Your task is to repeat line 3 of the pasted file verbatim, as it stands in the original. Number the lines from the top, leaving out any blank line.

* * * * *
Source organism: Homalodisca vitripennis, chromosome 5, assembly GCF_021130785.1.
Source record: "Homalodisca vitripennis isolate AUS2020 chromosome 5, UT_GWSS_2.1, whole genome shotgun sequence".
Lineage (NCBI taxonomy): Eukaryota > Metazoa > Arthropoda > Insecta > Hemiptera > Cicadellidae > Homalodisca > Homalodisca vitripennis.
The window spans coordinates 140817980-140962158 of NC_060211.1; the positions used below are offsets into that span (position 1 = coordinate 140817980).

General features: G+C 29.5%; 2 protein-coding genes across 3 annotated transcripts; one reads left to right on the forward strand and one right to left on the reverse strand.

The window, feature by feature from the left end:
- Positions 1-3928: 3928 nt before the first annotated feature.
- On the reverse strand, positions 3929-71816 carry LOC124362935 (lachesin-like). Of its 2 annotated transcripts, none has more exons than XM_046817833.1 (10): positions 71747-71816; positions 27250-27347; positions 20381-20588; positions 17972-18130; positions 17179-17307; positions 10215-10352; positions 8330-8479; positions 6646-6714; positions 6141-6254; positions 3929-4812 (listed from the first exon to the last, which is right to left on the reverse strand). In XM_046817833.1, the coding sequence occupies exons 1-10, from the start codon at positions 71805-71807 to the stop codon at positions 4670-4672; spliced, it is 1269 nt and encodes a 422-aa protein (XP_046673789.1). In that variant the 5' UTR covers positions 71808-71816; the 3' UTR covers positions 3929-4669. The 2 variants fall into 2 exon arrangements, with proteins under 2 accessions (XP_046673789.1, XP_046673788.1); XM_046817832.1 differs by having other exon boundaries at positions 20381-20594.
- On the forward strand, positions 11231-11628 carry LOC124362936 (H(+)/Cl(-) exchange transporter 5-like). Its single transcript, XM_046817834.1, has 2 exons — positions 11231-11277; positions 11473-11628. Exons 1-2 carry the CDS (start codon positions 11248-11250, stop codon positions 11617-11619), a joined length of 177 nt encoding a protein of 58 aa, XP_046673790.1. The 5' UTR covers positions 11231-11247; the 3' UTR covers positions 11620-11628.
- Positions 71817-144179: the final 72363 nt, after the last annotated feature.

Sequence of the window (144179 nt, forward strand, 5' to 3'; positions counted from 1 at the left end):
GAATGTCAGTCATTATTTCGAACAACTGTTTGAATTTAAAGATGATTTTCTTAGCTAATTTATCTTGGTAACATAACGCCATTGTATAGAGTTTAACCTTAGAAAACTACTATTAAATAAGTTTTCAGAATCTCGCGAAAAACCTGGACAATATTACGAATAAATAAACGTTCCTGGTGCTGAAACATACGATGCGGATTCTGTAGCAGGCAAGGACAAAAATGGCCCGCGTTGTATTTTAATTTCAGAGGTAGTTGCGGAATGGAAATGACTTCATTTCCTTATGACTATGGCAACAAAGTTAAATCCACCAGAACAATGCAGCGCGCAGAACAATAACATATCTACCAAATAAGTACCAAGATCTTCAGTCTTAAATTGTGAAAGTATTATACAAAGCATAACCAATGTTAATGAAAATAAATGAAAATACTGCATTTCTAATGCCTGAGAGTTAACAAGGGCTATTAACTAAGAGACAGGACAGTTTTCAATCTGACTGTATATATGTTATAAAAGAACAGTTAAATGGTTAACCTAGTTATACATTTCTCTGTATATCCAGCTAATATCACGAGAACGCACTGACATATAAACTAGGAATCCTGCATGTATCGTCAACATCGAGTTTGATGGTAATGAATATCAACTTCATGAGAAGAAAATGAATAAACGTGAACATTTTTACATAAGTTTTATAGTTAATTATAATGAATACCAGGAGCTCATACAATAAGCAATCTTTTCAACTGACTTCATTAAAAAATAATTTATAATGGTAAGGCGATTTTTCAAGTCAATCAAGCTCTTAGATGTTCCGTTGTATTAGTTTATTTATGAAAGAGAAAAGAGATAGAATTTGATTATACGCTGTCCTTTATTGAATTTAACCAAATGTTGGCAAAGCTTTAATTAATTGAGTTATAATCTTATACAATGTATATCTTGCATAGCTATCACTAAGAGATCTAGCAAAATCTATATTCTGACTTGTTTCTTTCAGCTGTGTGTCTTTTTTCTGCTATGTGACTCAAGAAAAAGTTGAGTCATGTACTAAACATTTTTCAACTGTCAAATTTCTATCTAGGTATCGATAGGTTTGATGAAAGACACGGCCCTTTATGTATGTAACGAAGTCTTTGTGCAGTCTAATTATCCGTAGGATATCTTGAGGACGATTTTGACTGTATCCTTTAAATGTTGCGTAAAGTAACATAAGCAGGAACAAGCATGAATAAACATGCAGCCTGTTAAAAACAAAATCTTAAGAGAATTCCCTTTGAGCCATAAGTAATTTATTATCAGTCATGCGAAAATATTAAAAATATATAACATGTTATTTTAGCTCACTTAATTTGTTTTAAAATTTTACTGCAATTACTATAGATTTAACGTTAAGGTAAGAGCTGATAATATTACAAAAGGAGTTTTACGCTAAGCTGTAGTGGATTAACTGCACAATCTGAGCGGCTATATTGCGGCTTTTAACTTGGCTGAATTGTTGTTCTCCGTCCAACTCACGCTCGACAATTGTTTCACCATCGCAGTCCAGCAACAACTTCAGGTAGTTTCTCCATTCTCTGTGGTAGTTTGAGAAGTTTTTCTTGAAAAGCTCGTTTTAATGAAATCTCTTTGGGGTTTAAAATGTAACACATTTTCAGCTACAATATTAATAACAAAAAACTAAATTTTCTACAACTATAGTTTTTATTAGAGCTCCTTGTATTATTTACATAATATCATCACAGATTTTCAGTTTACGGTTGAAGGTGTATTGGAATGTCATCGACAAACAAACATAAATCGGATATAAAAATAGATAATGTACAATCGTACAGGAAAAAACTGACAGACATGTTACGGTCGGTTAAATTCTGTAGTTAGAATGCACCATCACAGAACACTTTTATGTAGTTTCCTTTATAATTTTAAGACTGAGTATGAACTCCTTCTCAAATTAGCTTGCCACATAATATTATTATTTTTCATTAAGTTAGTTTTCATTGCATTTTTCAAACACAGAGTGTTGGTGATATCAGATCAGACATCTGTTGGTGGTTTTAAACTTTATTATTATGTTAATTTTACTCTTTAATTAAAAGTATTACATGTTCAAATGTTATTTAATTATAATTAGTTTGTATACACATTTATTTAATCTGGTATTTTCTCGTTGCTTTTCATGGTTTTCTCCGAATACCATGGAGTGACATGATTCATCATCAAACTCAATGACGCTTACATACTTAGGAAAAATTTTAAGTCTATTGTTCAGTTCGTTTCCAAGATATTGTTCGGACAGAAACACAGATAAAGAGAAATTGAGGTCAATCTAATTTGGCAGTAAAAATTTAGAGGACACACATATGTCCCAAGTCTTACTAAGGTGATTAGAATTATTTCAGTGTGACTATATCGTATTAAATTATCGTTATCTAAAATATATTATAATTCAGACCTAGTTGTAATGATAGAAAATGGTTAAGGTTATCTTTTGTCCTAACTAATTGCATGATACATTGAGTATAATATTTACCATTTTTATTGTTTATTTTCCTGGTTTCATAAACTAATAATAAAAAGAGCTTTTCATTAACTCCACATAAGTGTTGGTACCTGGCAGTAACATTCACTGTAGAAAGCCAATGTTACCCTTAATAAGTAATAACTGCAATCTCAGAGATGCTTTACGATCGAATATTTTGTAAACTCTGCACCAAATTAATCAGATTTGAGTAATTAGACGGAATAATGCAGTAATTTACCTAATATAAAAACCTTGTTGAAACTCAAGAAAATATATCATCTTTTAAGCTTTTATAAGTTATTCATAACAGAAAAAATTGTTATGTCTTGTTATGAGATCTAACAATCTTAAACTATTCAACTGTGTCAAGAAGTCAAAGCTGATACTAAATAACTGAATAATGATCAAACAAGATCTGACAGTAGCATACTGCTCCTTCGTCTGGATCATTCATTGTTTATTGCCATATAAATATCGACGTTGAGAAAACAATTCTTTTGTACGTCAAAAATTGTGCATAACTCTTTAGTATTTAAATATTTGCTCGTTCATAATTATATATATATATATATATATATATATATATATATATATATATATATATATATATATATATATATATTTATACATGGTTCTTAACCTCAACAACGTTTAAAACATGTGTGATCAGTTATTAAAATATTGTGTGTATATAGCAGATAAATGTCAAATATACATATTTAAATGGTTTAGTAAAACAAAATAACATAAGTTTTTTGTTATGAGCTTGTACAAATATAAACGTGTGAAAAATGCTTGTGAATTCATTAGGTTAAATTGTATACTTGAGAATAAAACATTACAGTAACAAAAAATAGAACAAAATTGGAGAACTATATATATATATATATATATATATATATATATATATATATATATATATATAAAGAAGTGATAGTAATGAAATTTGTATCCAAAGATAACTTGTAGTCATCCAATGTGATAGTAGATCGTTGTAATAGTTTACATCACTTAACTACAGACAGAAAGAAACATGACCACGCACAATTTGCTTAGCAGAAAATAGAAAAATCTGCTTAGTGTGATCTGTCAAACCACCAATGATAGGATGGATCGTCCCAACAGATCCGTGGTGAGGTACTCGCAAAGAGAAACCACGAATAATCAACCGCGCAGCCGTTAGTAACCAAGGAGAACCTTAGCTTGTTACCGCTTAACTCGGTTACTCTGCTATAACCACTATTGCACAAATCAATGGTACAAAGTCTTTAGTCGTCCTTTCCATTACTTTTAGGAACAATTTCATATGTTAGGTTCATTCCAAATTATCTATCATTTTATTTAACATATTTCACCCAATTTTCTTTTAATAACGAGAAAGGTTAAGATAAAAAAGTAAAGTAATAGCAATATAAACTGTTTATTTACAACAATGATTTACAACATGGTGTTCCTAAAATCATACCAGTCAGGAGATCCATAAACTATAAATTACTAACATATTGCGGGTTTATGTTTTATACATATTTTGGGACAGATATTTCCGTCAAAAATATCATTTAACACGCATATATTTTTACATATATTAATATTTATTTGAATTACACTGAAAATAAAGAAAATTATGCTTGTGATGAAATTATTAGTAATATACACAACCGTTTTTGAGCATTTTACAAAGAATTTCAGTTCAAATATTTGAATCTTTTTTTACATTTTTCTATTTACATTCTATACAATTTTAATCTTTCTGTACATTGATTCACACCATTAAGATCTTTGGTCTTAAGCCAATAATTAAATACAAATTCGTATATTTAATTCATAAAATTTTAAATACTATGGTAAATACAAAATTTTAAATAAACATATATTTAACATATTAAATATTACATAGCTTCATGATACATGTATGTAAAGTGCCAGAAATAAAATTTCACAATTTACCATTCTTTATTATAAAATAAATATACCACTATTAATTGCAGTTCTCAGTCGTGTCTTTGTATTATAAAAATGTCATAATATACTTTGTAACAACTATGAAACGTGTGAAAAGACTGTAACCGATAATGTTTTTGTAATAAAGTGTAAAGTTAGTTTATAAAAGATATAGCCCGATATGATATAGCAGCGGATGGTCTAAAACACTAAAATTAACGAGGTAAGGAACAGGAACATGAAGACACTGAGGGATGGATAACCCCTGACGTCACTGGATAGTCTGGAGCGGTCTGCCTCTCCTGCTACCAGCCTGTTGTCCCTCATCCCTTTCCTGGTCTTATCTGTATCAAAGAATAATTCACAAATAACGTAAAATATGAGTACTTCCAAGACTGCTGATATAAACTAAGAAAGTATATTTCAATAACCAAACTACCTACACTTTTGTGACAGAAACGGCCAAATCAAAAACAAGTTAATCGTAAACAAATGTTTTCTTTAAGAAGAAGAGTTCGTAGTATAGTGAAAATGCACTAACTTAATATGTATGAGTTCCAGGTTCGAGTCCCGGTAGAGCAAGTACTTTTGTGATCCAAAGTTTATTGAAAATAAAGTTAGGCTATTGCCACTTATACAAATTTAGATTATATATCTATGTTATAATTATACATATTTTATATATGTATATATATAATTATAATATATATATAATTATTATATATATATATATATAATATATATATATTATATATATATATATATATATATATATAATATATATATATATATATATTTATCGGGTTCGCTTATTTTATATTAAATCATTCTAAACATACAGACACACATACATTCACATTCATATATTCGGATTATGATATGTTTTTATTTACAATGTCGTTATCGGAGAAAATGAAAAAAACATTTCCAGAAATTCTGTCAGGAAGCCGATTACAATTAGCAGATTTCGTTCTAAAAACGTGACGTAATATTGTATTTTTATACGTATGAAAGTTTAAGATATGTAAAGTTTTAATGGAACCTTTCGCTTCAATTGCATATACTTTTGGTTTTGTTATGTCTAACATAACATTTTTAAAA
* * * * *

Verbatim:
Lineage (NCBI taxonomy): Eukaryota > Metazoa > Arthropoda > Insecta > Hemiptera > Cicadellidae > Homalodisca > Homalodisca vitripennis.